As Australia’s population continues to age, more people are joining what’s been coined the ‘sandwich generation’—a group wedged between the needs of their kids and their older parents.
If it’s something you’re juggling at the moment, or want to prepare yourself for in the future, here is some general information and a few tips, so you don’t lose sight of your own goals along the way.
What is the sandwich generation?
The phrase sandwich generation refers to people who are effectively ‘sandwiched’ between supporting ageing parents and their children—physically, emotionally and financially1.
Coupled with work commitments and saving for retirement, it can be a tricky balancing act, and it’s possible some may have to stay in the workforce longer to meet added financial obligations2.
What triggered this scenario?
Australia’s population is ageing
Australians are living longer3. To put it into perspective, around 40 years ago, the number of people over age 85 was 80,000 and in another 40 years that number is projected to reach around two million4.
This means that more individuals are helping parents who are ill and need assistance with daily tasks, with projections that the total cost of aged care in Australia will increase to $290 billion by 20555.
Children are leaving the nest later
Nearly one in four young adults age 20 to 34 continue to live at home, and of those who have moved out, more than half have returned home within two years6.
Reasons for this include the increased cost of living, housing affordability issues, growing education debt, travel aspirations early in life, as well as many young people getting married and having children later in life7.
What are the costs?
Feeling time poor and slightly out of pocket isn’t unusual for members of the sandwich generation.
Many may be helping elderly parents with odd jobs and aged care costs, while also supporting children with things like schooling and accommodation, and, if they’re a bit older, possibly the purchase of big-ticket items, such as a car or their first property.
In fact, estimates show baby boomer members of the sandwich generation are forking out $23 billion a year to assist elderly parents and adult children. And as far as time goes, they’re spending 109 hours helping their kids and 250 hours helping older relatives each year8.
How can I manage or prepare myself?
To live a modest lifestyle in retirement, you’ll need more than what the Age Pension can provide on its own, and more still if you want to live a comfortable lifestyle9. If you’re caring for children and parents, here are some tips, so you can balance their needs, as well as your own.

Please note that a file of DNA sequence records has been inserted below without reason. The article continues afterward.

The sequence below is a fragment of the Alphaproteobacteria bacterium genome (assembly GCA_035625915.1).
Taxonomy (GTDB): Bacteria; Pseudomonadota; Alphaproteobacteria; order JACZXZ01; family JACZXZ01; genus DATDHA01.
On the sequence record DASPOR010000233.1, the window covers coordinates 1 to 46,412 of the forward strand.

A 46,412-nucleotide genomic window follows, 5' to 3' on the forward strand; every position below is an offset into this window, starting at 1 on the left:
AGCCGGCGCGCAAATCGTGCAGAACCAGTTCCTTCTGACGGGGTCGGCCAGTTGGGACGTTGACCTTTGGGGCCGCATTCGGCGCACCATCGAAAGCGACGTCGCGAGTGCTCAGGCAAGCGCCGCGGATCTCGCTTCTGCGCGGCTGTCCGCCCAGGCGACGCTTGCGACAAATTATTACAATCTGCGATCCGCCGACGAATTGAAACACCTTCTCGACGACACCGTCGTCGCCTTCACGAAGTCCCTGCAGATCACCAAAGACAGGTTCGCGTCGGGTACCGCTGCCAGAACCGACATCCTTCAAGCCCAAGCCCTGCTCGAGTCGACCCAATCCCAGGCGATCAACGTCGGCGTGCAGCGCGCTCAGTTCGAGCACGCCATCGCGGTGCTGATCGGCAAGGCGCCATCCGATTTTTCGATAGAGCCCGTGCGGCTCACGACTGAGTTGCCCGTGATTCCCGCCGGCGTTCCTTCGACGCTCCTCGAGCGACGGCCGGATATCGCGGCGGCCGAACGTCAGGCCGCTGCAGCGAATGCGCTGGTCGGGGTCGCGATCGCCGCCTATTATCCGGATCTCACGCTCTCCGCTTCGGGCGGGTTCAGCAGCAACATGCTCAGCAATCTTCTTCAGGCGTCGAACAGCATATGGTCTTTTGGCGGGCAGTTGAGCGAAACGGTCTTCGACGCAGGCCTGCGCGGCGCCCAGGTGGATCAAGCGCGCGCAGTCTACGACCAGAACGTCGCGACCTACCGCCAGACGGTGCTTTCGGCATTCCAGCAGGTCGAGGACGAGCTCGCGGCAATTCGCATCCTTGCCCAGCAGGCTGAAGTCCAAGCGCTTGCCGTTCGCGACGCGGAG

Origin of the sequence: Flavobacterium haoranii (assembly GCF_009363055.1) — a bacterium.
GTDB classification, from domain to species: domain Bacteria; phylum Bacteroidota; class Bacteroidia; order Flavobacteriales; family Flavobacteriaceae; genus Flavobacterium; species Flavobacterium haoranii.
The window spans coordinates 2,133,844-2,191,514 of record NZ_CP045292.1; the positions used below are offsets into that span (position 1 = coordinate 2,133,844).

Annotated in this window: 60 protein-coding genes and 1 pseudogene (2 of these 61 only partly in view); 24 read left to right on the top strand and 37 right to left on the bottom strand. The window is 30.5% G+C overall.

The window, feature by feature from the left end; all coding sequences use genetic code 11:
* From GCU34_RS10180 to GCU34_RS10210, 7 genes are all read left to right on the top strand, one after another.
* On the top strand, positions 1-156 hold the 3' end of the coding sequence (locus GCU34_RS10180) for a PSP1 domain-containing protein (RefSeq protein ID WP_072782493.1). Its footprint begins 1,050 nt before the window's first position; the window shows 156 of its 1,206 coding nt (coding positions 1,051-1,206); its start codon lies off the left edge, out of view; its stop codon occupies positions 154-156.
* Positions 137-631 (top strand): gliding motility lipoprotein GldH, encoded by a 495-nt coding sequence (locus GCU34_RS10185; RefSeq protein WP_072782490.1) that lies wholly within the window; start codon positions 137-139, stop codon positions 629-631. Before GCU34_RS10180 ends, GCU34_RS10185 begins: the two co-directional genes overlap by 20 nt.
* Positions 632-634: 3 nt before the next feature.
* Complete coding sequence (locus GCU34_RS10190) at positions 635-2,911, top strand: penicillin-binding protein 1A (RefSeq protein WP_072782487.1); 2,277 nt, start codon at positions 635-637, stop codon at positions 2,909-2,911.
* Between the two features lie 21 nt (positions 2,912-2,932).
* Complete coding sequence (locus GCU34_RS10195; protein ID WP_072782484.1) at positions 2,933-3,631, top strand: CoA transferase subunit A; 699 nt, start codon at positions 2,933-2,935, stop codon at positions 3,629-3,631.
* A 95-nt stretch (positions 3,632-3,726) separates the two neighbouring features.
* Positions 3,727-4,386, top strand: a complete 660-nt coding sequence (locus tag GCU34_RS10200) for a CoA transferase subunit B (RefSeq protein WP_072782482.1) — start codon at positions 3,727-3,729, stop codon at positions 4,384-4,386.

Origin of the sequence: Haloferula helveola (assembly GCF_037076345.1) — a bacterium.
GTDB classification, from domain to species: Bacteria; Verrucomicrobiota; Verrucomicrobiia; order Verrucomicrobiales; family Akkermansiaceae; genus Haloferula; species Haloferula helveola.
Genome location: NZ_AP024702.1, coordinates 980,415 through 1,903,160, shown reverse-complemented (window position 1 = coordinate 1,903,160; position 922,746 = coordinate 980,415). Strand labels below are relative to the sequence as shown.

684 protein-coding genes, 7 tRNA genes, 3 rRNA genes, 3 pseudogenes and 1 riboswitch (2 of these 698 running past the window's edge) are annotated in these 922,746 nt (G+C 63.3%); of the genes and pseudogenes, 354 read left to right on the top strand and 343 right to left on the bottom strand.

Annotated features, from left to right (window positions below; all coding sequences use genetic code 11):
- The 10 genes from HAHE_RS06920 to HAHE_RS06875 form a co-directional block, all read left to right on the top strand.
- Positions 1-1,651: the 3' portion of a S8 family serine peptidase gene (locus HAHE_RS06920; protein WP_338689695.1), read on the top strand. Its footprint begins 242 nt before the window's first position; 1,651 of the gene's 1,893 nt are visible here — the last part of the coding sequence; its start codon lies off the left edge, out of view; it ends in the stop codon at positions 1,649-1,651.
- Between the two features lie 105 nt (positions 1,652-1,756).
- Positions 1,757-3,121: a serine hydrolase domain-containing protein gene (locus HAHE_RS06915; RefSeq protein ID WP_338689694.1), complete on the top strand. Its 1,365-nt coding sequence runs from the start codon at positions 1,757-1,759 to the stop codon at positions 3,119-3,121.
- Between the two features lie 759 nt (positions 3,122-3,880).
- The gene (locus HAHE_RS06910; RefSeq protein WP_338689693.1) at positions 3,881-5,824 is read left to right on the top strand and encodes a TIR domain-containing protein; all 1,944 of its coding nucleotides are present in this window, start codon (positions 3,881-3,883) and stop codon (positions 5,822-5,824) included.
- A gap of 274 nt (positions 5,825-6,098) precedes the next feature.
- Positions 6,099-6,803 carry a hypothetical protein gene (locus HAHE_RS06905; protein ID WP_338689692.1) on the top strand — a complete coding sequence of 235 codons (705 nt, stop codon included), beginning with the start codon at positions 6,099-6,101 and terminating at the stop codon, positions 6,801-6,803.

Look out for yourself and keep site of your future plans
- Create a budget and set financial boundaries
- Keep saving and maintain control of your debt
- Try to avoid dipping into your super savings
- If you need help managing financially, consider seeing a financial adviser
- Take time out for yourself and don’t lose track of your own goals.
Get your children involved and teach them good habits
- Start a savings fund early on—whether it be for education, a car or deposit for a property
- Teach your children how to save and be financially independent
- Set limits and make sure they’re chipping in—financially, and domestically if they’re at home
- Reassess the situation together every now and then to see how things are working.
Communicate with your parents and don’t be afraid to seek assistance
- Share the load with other family members
- Find out if your parents are eligible for government benefits
- See what help and care assistance is available
- Communicate so you’re aware of their estate planning wishes
- Should they need full-time care, try to plan for this well in advance.
Taking care of others can be a wonderful thing, but don’t forget about your own needs along the way, and to take some time out every now and then.
1, 2 http://www.investopedia.com/terms/s/sandwichgeneration.asp
3, 4 http://www.treasury.gov.au/PublicationsAndMedia/Publications/2015/2015-Intergenerational-Report
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